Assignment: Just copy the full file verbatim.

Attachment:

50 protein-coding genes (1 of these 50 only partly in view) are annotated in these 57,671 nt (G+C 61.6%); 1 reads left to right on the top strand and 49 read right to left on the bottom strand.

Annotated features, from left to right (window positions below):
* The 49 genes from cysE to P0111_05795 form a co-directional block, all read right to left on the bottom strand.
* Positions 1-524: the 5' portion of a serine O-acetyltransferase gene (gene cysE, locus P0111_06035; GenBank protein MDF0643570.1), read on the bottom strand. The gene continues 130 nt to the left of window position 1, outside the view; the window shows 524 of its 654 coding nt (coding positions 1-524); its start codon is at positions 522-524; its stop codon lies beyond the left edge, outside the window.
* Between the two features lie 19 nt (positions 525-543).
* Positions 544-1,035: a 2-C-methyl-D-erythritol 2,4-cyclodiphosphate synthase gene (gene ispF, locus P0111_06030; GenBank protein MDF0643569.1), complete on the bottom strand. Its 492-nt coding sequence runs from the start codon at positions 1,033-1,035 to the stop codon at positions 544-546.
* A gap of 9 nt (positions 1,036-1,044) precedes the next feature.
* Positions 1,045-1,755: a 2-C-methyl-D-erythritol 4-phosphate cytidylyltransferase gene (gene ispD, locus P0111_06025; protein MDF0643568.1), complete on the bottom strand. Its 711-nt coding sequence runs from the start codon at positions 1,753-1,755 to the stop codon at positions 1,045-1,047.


50 protein-coding genes (1 of these 50 only partly in view) are annotated in these 57,671 nt (G+C 61.6%); 1 reads left to right on the top strand and 49 read right to left on the bottom strand.

Annotated features, from left to right (window positions below):
* The 49 genes from cysE to P0111_05795 form a co-directional block, all read right to left on the bottom strand.
* Positions 1-524: the 5' portion of a serine O-acetyltransferase gene (gene cysE, locus P0111_06035; GenBank protein MDF0643570.1), read on the bottom strand. The gene continues 130 nt to the left of window position 1, outside the view; the window shows 524 of its 654 coding nt (coding positions 1-524); its start codon is at positions 522-524; its stop codon lies beyond the left edge, outside the window.
* Between the two features lie 19 nt (positions 525-543).
* Positions 544-1,035: a 2-C-methyl-D-erythritol 2,4-cyclodiphosphate synthase gene (gene ispF, locus P0111_06030; GenBank protein MDF0643569.1), complete on the bottom strand. Its 492-nt coding sequence runs from the start codon at positions 1,033-1,035 to the stop codon at positions 544-546.
* A gap of 9 nt (positions 1,036-1,044) precedes the next feature.
* Positions 1,045-1,755: a 2-C-methyl-D-erythritol 4-phosphate cytidylyltransferase gene (gene ispD, locus P0111_06025; protein MDF0643568.1), complete on the bottom strand. Its 711-nt coding sequence runs from the start codon at positions 1,753-1,755 to the stop codon at positions 1,045-1,047.